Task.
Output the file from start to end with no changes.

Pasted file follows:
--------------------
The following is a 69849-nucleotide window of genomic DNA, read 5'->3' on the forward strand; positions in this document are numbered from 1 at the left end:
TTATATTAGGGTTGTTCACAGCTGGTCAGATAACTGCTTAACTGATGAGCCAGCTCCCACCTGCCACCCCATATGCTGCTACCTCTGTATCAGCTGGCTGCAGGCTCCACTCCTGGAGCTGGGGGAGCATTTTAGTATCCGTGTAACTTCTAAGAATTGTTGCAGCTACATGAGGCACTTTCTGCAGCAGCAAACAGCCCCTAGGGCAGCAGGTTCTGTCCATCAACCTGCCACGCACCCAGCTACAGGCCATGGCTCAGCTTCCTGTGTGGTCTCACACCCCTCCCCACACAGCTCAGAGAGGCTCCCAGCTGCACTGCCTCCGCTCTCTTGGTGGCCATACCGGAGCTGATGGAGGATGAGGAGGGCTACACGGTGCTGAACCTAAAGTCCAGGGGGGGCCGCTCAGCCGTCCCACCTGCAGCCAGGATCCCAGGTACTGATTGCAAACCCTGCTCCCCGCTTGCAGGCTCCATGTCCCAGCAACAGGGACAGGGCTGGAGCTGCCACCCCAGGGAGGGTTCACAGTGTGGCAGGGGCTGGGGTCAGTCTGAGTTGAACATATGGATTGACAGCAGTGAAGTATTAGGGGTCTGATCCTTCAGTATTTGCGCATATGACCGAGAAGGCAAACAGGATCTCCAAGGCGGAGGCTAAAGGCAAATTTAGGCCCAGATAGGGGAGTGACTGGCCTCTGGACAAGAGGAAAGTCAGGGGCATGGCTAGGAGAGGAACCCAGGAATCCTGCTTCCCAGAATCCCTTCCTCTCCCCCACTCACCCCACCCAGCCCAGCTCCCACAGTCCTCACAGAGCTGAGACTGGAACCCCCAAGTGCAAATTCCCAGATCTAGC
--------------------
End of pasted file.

The following is a 69849-nucleotide window of genomic DNA, read 5'->3' on the forward strand; positions in this document are numbered from 1 at the left end:
TTATATTAGGGTTGTTCACAGCTGGTCAGATAACTGCTTAACTGATGAGCCAGCTCCCACCTGCCACCCCATATGCTGCTACCTCTGTATCAGCTGGCTGCAGGCTCCACTCCTGGAGCTGGGGGAGCATTTTAGTATCCGTGTAACTTCTAAGAATTGTTGCAGCTACATGAGGCACTTTCTGCAGCAGCAAACAGCCCCTAGGGCAGCAGGTTCTGTCCATCAACCTGCCACGCACCCAGCTACAGGCCATGGCTCAGCTTCCTGTGTGGTCTCACACCCCTCCCCACACAGCTCAGAGAGGCTCCCAGCTGCACTGCCTCCGCTCTCTTGGTGGCCATACCGGAGCTGATGGAGGATGAGGAGGGCTACACGGTGCTGAACCTAAAGTCCAGGGGGGGCCGCTCAGCCGTCCCACCTGCAGCCAGGATCCCAGGTACTGATTGCAAACCCTGCTCCCCGCTTGCAGGCTCCATGTCCCAGCAACAGGGACAGGGCTGGAGCTGCCACCCCAGGGAGGGTTCACAGTGTGGCAGGGGCTGGGGTCAGTCTGAGTTGAACATATGGATTGACAGCAGTGAAGTATTAGGGGTCTGATCCTTCAGTATTTGCGCATATGACCGAGAAGGCAAACAGGATCTCCAAGGCGGAGGCTAAAGGCAAATTTAGGCCCAGATAGGGGAGTGACTGGCCTCTGGACAAGAGGAAAGTCAGGGGCATGGCTAGGAGAGGAACCCAGGAATCCTGCTTCCCAGAATCCCTTCCTCTCCCCCACTCACCCCACCCAGCCCAGCTCCCACAGTCCTCACAGAGCTGAGACTGGAACCCCCAAGTGCAAATTCCCAGATCTAGC